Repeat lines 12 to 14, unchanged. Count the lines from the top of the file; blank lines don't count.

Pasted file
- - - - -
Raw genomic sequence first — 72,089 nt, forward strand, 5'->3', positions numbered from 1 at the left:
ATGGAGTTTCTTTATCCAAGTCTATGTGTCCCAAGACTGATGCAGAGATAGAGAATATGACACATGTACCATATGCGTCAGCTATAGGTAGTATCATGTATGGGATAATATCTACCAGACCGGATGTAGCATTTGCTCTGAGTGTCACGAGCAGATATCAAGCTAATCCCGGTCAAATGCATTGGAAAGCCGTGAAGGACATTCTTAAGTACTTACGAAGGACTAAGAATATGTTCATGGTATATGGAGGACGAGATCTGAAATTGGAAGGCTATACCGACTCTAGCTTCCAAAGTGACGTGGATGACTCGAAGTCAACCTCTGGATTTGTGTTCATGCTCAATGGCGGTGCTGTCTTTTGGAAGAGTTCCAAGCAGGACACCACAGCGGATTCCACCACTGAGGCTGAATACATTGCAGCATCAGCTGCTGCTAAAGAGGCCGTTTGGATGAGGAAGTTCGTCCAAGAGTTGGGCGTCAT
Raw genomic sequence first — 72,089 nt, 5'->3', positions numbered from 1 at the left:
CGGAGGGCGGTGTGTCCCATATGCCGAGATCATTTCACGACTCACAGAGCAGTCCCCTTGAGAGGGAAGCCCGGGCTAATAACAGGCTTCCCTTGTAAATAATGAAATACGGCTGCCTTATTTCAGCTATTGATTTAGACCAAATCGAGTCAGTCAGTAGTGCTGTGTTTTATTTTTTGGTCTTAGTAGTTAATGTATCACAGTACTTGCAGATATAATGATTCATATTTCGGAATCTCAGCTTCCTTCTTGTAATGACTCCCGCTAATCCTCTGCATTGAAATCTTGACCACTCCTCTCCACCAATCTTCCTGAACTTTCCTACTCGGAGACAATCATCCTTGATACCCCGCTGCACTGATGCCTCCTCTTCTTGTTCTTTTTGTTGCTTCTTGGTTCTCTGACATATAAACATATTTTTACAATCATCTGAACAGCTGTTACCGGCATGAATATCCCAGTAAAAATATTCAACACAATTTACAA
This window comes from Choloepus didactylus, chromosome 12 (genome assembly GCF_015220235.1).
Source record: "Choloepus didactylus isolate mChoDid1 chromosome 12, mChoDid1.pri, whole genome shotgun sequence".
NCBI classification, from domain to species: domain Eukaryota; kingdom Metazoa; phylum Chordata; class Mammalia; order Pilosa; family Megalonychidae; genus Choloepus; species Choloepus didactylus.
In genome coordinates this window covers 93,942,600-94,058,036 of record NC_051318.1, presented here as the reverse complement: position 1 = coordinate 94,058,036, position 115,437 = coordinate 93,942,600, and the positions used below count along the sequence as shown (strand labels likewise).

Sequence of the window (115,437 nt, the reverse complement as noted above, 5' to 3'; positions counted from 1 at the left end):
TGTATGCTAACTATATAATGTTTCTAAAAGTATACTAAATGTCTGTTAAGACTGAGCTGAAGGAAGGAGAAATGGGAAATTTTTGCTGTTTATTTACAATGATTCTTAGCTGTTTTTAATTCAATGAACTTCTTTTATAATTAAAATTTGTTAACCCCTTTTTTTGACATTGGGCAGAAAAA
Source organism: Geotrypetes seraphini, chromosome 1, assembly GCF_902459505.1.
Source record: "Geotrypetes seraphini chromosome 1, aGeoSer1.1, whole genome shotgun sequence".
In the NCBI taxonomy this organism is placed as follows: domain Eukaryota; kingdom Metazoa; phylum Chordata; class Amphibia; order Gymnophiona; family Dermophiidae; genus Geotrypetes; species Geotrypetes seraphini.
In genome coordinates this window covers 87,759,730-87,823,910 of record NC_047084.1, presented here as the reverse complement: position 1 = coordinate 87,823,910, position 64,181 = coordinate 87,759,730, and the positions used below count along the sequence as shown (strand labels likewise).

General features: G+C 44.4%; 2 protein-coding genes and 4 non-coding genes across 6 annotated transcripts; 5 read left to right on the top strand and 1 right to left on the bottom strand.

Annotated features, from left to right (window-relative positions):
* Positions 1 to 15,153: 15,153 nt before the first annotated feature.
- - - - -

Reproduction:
Source record: "Geotrypetes seraphini chromosome 1, aGeoSer1.1, whole genome shotgun sequence".
In the NCBI taxonomy this organism is placed as follows: domain Eukaryota; kingdom Metazoa; phylum Chordata; class Amphibia; order Gymnophiona; family Dermophiidae; genus Geotrypetes; species Geotrypetes seraphini.
In genome coordinates this window covers 87,759,730-87,823,910 of record NC_047084.1, presented here as the reverse complement: position 1 = coordinate 87,823,910, position 64,181 = coordinate 87,759,730, and the positions used below count along the sequence as shown (strand labels likewise).